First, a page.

Cervical cancer develops when the cells in the cervix (the lower part of a woman’s uterus) become abnormal and rapidly multiply. Almost all cases of cervical cancer are caused by the human papillomavirus (HPV), a special type of virus.
Signs And Symptoms
Some of the symptoms associated with cervical cancer are as follows:
- Abnormal bleeding, such as bleeding between menstrual periods, after sex, after a pelvic exam, or after menopause
- Increased discharge with unusual color, consistency, or smell
- Urinating more frequently
- Painful urination
- Pelvic pain
Precancerous lesions may progress to cervical cancer if left untreated. Their progression usually takes 10-20 years.
Human Papillomavirus (HPV) Infection
Human papillomavirus (HPV) is one of the most common sexually transmitted diseases, according to the Cleveland Clinic. It is a group of more than 150 related viruses with only a handful is considered to be “high risk.” HPV can spread from one person to another during skin-to-skin contact and infect cells on the surface of the skin, and those lining the mouth, throat, anus.
Without treatment, the body can clear up to 90 percent of HPV infections by itself. However, there were times wherein it doesn’t and the virus is able to change the cells of the cervix; left untreated, this can advance to cancer.
Birth Control Pills
According to the National Cancer Institute, the use of oral contraceptives for five or more years can slightly increase a woman’s risk of cervical cancer. Experts believed that the hormones used in birth control (progesterone and estrogen) may possibly make cervical cells more prone to HPV infection, affect their ability to clear the infection or make it easier for HPV to cause abnormal cell changes.
Smoking makes a person, as well as those around them exposed to chemicals that are dangerous to the body. These toxic chemicals are absorbed through the lungs and are transported to the body via the bloodstream.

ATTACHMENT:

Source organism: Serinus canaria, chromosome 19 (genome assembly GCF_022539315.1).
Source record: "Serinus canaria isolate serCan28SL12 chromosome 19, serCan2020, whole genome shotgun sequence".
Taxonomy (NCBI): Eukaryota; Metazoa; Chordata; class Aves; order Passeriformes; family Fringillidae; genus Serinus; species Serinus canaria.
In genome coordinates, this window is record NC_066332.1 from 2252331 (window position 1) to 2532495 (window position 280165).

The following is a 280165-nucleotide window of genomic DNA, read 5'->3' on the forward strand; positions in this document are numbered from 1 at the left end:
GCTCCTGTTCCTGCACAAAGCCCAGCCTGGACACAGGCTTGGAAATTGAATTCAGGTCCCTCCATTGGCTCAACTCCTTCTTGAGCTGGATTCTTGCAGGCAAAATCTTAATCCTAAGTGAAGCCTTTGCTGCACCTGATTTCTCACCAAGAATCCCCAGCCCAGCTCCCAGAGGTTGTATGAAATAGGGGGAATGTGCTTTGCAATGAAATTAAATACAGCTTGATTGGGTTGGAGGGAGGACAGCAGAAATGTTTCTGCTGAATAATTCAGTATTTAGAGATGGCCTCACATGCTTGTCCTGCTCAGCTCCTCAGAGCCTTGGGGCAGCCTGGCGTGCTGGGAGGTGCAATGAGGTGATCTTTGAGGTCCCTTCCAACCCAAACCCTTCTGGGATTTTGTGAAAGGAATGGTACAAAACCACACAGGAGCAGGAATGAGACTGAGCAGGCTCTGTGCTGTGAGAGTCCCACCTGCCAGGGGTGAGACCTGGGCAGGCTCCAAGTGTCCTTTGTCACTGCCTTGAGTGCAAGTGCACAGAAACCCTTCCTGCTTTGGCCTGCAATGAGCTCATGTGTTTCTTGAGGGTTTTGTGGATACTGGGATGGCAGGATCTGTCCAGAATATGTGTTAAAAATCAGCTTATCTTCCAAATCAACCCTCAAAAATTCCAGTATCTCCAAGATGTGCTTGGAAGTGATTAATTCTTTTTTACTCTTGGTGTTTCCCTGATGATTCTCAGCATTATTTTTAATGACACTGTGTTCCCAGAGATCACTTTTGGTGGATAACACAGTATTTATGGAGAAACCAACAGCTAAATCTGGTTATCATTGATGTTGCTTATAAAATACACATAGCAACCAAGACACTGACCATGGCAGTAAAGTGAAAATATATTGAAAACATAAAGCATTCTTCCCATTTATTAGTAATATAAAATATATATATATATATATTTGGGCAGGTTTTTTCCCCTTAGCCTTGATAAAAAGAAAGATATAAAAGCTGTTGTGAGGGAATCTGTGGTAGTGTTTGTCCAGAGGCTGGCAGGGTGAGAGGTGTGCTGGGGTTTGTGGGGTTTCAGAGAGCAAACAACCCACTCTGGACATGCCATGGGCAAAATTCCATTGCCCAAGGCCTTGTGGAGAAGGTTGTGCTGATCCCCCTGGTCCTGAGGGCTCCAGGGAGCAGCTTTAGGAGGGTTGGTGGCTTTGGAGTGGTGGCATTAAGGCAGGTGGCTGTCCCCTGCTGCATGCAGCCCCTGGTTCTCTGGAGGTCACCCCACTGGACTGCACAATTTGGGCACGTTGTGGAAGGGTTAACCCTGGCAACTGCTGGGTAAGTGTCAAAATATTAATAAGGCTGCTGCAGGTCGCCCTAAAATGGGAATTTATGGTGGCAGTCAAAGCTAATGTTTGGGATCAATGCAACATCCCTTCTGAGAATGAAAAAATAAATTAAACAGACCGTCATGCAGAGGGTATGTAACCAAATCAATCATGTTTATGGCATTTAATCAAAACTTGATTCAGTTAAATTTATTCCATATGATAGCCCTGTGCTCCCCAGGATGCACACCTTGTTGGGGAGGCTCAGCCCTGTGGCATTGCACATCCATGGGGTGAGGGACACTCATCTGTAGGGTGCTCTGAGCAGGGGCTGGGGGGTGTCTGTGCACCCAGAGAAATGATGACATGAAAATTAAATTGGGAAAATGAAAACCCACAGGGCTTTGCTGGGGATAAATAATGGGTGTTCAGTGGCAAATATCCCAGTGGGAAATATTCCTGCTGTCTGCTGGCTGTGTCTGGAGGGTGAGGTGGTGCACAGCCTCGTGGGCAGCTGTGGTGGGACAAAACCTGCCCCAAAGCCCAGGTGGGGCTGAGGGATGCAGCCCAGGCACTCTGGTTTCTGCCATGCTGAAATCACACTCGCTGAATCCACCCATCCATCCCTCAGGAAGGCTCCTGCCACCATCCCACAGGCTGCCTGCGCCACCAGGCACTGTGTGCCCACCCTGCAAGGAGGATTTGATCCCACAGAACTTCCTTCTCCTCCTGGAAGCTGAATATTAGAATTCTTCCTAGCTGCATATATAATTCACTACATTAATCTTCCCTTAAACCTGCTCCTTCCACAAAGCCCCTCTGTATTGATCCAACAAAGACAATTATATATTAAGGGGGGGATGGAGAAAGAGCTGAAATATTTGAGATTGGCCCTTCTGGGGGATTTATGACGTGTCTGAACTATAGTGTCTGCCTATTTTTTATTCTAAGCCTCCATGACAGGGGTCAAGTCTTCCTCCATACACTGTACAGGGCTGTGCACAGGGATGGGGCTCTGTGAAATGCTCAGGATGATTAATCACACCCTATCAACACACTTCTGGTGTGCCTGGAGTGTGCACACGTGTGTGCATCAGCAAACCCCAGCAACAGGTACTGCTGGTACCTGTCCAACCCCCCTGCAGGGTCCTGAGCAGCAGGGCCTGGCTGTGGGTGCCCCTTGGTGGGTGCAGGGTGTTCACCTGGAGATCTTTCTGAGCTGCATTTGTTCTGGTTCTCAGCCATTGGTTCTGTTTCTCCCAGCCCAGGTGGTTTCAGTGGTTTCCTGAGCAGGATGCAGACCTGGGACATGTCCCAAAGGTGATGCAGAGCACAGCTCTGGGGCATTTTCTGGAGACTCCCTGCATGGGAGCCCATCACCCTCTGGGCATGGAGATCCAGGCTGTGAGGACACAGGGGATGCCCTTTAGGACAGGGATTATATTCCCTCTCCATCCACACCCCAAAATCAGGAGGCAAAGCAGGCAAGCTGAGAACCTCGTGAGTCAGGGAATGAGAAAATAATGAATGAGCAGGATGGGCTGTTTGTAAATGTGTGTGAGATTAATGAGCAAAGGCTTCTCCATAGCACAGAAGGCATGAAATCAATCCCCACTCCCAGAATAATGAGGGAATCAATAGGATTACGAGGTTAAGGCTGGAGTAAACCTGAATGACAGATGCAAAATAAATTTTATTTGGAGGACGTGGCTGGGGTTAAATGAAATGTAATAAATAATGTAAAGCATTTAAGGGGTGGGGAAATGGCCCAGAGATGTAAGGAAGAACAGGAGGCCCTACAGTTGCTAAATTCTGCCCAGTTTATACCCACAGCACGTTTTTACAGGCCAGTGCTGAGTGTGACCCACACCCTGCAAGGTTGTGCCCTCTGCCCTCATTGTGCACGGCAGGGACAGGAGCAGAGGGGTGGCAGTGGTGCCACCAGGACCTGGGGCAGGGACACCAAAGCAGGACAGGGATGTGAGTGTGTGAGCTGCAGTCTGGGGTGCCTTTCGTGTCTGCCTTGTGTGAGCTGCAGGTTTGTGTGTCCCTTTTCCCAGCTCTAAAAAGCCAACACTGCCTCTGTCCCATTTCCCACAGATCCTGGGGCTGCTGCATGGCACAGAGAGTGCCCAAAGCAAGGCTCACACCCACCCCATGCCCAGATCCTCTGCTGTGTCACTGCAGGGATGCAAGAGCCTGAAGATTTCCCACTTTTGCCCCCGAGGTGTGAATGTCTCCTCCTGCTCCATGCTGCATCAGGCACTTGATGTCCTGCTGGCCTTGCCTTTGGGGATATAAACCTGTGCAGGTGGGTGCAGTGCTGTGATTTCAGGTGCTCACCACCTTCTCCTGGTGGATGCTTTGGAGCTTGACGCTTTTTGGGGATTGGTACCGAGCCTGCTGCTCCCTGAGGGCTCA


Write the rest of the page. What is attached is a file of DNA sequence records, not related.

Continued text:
When it comes to women smokers, they have a higher risk of getting cervical cancer, according to the American Cancer Society. Experts have found that tobacco by-products are present in the cervical mucus of a woman who smokes and this can cause damages to the DNA of cervix cells and may possibly lead to the development of cervical cancer.
Not Eating Enough Fruits And Veggies
We all know that our way of living has a big role in our overall health. A healthy lifestyle with a diet rich in fruits and vegetables that contains antioxidants and numerous nutrients can help us fight off infections like HPV.
Being Younger Than 17 At The First Full-Term Pregnancy
Studies have found that women who were younger than 17 years when they had their first full-term pregnancy are almost 2 times more likely to get cervical cancer later in their life as compared to those who were pregnant at the age of 25.
A Weakened Immune System
Our immune system destroys and slows the growth and spread of cancer cells. However, it would be hard for us to fight infection if we have a weak immune system. For instance, a woman with HIV has a weakened immune system and this puts her at higher risk for HPV infection and a cervical pre-cancer might develop into invasive cancer faster than it normally would.